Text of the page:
The U.S. economy last month set a national record for the length of an economic expansion. Currently, the unemployment rate is a low 3.7%, and the number of job openings exceeds the number of unemployed persons by about 25%. Average wage rates have been gradually moving up, recently at a pace that is about a percentage point faster than consumer price inflation. A wage-price spiral is not at hand, but various trend measures of annual consumer price inflation are above 2%. Second-quarter real GDP growth will come in below first-quarter growth. However, that will be largely due to a swing in inventories. Second-quarter growth in real final sales to domestic purchasers appears likely to have been in the range of 2.5 to 3%, or nearly double the first quarter’s growth.
At present, the Federal Reserve (Fed) maintains a target range for the federal funds rate of 2.25 to 2.5%. History would suggest that the Fed should continue its recent policy path, gradually tightening monetary conditions by raising its target rate. So what do financial-market participants think the Fed will do at its July 30-31 meeting? Recent interest rate futures prices place an implied probability of about 90% on two or more interest rate cuts before yearend, a 60% probability of 3 or more cuts, and a 20% probability of 4 or more. Judging from the minutes of the Fed’s latest monetary policy meeting and its formal post-meeting statement, Fed policymakers have become considerably more amenable to a rate cut. The icing on the cake came in early July when Fed Chairman Jerome Powell strongly hinted during congressional testimony that a rate cut could be forthcoming shortly.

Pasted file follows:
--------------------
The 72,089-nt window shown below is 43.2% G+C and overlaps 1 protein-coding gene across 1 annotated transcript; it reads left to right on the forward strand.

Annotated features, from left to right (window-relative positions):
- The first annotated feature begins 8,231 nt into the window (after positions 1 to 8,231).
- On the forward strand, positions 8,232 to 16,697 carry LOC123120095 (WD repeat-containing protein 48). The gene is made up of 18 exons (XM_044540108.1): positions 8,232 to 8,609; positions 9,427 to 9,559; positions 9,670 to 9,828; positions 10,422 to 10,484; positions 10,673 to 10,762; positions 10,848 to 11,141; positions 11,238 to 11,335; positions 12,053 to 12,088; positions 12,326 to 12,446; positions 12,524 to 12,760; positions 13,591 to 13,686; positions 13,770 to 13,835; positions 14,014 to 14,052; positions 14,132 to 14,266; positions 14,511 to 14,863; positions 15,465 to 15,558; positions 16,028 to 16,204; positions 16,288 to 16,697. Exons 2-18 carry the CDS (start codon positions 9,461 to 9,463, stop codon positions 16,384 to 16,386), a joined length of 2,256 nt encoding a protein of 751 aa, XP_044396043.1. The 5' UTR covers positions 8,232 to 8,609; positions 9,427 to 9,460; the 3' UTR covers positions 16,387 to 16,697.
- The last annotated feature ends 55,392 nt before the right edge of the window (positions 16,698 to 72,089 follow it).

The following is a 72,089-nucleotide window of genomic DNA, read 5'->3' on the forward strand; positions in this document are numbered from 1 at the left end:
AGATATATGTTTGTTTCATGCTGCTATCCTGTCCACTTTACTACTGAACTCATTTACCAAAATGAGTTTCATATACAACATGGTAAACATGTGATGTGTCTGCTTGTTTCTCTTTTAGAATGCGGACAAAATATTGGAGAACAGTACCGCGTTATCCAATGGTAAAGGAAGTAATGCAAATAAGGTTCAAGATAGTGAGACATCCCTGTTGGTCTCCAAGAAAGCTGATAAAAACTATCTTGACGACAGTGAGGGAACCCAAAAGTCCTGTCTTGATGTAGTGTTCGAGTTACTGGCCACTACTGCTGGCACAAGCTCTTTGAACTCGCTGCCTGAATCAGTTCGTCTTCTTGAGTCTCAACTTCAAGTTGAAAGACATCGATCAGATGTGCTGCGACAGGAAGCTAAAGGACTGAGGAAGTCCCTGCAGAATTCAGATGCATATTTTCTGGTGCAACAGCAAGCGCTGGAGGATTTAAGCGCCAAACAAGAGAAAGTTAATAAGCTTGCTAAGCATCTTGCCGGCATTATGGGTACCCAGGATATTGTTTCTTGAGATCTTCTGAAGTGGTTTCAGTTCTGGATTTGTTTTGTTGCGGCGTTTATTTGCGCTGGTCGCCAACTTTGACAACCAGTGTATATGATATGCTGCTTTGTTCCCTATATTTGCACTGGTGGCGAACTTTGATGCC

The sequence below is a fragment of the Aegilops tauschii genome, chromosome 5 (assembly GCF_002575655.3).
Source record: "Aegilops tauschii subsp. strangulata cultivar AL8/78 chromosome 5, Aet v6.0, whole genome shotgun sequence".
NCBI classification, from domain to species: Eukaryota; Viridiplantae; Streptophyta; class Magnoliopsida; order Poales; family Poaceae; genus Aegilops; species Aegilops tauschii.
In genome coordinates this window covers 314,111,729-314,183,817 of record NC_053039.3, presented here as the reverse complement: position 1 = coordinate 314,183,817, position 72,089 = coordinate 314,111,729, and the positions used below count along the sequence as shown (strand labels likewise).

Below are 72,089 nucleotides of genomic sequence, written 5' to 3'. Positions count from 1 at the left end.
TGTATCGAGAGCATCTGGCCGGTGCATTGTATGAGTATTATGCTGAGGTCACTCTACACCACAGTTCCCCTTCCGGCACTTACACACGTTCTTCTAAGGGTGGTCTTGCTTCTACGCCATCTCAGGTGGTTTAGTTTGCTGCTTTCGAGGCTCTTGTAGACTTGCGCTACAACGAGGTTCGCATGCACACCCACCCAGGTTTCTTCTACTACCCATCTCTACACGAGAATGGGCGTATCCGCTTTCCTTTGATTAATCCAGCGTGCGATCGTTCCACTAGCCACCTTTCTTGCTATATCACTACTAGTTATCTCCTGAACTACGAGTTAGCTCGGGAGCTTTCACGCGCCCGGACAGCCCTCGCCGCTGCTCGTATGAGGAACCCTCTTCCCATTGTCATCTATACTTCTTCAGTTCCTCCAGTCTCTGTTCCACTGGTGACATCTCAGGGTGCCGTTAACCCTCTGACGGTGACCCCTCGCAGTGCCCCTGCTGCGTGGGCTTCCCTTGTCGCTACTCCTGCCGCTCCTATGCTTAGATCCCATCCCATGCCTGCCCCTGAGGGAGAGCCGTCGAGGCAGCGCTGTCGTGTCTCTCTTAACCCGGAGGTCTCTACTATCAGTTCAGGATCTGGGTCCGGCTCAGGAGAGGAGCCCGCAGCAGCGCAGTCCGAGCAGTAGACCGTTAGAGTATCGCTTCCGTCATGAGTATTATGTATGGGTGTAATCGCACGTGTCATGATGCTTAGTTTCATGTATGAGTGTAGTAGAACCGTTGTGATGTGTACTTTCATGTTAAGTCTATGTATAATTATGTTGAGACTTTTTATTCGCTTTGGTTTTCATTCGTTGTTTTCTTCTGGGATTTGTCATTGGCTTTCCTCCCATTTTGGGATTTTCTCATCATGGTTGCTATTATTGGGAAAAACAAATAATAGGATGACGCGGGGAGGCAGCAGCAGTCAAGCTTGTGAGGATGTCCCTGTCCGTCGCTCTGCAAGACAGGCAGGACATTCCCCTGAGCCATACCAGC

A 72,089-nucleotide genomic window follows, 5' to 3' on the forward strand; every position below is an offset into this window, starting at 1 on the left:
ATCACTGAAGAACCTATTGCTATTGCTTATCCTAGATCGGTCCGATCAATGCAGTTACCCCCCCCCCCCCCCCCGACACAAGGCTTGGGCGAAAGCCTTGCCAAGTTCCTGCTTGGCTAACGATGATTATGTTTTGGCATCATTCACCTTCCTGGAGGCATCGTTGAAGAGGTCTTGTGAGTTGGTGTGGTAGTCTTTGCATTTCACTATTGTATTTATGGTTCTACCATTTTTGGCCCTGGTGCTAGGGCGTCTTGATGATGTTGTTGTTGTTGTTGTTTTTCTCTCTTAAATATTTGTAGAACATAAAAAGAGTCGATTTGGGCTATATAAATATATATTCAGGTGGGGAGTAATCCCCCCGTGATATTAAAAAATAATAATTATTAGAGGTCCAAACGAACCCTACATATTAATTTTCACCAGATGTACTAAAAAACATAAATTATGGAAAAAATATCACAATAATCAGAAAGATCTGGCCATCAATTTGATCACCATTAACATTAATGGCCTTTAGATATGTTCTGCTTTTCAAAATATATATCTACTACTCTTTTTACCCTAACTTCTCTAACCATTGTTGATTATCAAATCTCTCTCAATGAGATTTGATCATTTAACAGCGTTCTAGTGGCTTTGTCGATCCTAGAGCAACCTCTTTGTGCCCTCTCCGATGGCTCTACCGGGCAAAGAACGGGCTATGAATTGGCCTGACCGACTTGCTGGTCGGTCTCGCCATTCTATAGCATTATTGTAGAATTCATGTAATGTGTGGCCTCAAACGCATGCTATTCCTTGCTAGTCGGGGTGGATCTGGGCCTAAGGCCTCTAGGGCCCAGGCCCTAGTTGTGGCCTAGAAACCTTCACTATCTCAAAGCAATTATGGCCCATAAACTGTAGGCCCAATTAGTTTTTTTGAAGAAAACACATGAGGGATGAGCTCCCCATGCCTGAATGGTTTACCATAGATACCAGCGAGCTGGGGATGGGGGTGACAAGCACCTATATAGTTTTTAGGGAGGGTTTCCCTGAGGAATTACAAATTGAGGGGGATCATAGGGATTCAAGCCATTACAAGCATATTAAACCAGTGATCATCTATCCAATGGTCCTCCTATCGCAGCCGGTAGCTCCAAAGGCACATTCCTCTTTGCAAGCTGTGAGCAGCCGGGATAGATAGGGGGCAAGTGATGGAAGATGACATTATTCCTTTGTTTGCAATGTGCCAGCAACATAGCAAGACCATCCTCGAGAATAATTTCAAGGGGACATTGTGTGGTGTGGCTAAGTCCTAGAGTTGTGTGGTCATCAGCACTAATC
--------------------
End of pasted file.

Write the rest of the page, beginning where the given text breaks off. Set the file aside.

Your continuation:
The Fed’s rationale for a shift toward a more dovish stance is the risk that uncertainties related to foreign growth, international trade, low inflation, and the federal debt ceiling (which could be hit in September) could yet cause a serious impediment to economic growth, and that a near-term easing of monetary conditions could be a form of insurance against that risk. In AMG’s view, however, global growth is already at or near bottom, U.S. economic expansion will sustain a reasonable growth trend (about 2% near term), wage growth will continue to accelerate, and inflation will not stall out below 2%. An easier monetary policy in 2019 is not needed and, if implemented, will probably be reversed in 2020.